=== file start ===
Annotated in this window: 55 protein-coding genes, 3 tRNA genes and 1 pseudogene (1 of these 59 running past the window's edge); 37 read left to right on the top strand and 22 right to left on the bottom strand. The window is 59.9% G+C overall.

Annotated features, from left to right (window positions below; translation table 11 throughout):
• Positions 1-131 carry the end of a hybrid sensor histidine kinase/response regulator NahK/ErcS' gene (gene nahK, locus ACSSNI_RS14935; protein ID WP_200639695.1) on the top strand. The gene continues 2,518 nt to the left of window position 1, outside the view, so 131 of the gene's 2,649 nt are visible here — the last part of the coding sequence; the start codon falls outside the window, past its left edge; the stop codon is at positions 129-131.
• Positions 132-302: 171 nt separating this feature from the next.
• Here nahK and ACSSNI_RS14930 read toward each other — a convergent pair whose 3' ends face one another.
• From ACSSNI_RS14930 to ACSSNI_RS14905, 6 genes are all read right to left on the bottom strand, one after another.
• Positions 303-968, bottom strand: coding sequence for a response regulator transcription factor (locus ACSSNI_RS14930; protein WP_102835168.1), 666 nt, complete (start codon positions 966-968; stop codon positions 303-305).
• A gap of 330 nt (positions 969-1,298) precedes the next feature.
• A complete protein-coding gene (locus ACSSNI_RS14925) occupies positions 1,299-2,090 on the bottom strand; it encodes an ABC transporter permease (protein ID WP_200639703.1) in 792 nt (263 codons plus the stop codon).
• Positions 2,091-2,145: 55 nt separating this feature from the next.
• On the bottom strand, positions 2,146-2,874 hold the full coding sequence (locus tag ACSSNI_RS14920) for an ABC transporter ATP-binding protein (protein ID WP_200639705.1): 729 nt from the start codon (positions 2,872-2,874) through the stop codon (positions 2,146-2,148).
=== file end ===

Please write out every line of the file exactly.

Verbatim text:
Annotated in this window: 55 protein-coding genes, 3 tRNA genes and 1 pseudogene (1 of these 59 running past the window's edge); 37 read left to right on the top strand and 22 right to left on the bottom strand. The window is 59.9% G+C overall.

Annotated features, from left to right (window positions below; translation table 11 throughout):
• Positions 1-131 carry the end of a hybrid sensor histidine kinase/response regulator NahK/ErcS' gene (gene nahK, locus ACSSNI_RS14935; protein ID WP_200639695.1) on the top strand. The gene continues 2,518 nt to the left of window position 1, outside the view, so 131 of the gene's 2,649 nt are visible here — the last part of the coding sequence; the start codon falls outside the window, past its left edge; the stop codon is at positions 129-131.
• Positions 132-302: 171 nt separating this feature from the next.
• Here nahK and ACSSNI_RS14930 read toward each other — a convergent pair whose 3' ends face one another.
• From ACSSNI_RS14930 to ACSSNI_RS14905, 6 genes are all read right to left on the bottom strand, one after another.
• Positions 303-968, bottom strand: coding sequence for a response regulator transcription factor (locus ACSSNI_RS14930; protein WP_102835168.1), 666 nt, complete (start codon positions 966-968; stop codon positions 303-305).
• A gap of 330 nt (positions 969-1,298) precedes the next feature.
• A complete protein-coding gene (locus ACSSNI_RS14925) occupies positions 1,299-2,090 on the bottom strand; it encodes an ABC transporter permease (protein ID WP_200639703.1) in 792 nt (263 codons plus the stop codon).
• Positions 2,091-2,145: 55 nt separating this feature from the next.
• On the bottom strand, positions 2,146-2,874 hold the full coding sequence (locus tag ACSSNI_RS14920) for an ABC transporter ATP-binding protein (protein ID WP_200639705.1): 729 nt from the start codon (positions 2,872-2,874) through the stop codon (positions 2,146-2,148).